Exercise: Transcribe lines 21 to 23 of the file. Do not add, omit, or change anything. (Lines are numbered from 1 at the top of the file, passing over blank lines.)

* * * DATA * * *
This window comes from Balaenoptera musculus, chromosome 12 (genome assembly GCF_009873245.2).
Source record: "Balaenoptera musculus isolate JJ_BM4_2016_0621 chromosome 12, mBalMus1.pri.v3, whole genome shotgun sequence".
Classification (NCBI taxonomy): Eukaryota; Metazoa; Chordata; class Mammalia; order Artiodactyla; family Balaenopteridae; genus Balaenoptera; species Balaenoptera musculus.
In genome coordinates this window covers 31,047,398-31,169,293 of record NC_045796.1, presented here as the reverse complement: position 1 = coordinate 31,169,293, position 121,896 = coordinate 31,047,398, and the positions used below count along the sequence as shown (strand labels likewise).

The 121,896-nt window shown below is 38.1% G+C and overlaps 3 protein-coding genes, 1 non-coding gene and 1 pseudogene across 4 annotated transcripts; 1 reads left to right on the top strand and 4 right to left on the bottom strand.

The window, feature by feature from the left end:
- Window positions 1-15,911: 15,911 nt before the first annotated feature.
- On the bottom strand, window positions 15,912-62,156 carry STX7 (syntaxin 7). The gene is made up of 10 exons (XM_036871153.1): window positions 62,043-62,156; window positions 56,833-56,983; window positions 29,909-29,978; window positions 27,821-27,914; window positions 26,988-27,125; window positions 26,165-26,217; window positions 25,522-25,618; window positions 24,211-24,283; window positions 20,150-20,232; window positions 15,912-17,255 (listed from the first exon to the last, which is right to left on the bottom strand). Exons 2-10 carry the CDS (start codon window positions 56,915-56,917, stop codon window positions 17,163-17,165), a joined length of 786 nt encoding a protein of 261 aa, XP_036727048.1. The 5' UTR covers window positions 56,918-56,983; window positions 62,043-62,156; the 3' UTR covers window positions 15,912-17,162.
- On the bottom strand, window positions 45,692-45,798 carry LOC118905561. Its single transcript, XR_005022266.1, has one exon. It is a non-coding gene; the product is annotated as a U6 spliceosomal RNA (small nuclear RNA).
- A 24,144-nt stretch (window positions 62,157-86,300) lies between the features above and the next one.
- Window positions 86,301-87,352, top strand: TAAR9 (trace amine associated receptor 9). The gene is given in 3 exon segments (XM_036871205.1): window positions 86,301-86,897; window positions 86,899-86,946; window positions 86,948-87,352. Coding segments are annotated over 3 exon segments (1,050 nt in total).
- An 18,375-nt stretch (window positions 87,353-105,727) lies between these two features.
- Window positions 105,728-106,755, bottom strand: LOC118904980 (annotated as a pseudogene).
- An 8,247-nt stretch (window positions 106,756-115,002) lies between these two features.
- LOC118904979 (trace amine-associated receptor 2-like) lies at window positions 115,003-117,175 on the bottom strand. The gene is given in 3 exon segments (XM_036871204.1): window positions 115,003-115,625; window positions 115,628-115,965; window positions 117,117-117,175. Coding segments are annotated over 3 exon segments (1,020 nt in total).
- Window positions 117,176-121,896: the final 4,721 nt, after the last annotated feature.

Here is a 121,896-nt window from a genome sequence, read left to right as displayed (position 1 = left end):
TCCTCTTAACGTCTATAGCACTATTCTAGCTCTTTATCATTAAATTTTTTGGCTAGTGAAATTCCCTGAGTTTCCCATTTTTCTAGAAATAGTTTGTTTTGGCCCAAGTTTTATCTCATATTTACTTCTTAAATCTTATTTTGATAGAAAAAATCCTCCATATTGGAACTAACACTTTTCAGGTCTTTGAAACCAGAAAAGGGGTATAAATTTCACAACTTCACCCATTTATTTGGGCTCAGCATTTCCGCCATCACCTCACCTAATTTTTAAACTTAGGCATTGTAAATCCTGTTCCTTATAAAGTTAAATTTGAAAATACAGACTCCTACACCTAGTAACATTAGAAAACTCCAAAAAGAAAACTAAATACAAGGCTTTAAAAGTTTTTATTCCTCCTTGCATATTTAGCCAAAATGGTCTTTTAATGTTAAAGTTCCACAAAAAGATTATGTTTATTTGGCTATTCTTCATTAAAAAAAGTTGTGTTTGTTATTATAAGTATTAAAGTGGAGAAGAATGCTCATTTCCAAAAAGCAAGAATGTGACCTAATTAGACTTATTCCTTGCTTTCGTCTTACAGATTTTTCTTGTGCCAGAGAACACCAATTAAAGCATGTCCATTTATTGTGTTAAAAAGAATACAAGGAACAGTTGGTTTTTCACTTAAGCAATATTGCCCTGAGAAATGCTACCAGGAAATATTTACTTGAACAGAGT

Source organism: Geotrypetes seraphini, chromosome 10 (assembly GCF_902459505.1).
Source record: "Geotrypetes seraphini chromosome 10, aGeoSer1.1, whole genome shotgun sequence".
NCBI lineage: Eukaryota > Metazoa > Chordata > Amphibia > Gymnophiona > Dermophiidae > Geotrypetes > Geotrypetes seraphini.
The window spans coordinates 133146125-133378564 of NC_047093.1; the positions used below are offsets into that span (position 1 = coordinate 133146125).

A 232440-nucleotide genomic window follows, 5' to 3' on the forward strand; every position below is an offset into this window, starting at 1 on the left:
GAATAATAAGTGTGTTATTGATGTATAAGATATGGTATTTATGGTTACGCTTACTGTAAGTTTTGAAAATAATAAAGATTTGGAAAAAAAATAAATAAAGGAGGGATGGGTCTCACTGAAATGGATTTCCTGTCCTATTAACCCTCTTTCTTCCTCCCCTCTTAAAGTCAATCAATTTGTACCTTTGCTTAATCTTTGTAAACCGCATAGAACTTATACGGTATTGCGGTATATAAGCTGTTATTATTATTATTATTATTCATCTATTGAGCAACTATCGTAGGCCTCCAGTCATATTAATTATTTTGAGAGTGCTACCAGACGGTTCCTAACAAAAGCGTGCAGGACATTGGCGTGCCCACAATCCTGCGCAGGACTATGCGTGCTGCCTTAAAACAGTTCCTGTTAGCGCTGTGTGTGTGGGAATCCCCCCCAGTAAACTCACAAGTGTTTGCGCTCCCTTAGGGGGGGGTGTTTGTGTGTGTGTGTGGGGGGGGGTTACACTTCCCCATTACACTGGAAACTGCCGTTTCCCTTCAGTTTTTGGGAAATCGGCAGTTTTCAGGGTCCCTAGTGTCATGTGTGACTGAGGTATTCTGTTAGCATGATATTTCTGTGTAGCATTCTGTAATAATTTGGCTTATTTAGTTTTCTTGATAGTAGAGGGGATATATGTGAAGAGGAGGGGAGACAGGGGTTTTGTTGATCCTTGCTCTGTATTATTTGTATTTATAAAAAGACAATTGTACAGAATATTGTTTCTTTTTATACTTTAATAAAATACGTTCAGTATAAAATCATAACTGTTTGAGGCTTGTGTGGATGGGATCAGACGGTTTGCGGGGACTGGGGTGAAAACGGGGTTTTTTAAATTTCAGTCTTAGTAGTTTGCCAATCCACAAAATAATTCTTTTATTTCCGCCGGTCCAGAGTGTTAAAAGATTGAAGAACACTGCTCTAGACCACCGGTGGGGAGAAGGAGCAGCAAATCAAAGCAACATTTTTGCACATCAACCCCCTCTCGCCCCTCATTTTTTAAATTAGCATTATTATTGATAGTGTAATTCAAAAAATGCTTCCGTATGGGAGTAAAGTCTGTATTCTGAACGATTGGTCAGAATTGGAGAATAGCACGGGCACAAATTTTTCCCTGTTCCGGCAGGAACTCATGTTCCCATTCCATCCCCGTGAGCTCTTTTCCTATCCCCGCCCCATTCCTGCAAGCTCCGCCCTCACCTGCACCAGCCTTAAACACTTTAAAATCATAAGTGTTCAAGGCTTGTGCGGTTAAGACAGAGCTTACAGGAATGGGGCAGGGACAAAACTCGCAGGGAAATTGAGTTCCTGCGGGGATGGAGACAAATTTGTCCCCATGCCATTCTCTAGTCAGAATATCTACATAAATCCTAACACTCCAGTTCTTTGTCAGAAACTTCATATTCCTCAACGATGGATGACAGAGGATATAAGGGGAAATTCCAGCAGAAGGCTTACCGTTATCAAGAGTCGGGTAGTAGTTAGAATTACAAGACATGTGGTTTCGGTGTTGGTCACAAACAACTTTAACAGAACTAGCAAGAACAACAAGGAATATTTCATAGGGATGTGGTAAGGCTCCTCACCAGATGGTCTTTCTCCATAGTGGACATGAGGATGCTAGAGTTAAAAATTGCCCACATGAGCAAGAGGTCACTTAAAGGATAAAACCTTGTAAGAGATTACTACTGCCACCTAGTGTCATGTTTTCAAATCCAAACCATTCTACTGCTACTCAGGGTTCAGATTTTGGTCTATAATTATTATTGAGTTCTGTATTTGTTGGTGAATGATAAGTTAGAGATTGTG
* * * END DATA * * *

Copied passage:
NCBI lineage: Eukaryota > Metazoa > Chordata > Amphibia > Gymnophiona > Dermophiidae > Geotrypetes > Geotrypetes seraphini.
The window spans coordinates 133146125-133378564 of NC_047093.1; the positions used below are offsets into that span (position 1 = coordinate 133146125).

A 232440-nucleotide genomic window follows, 5' to 3' on the forward strand; every position below is an offset into this window, starting at 1 on the left: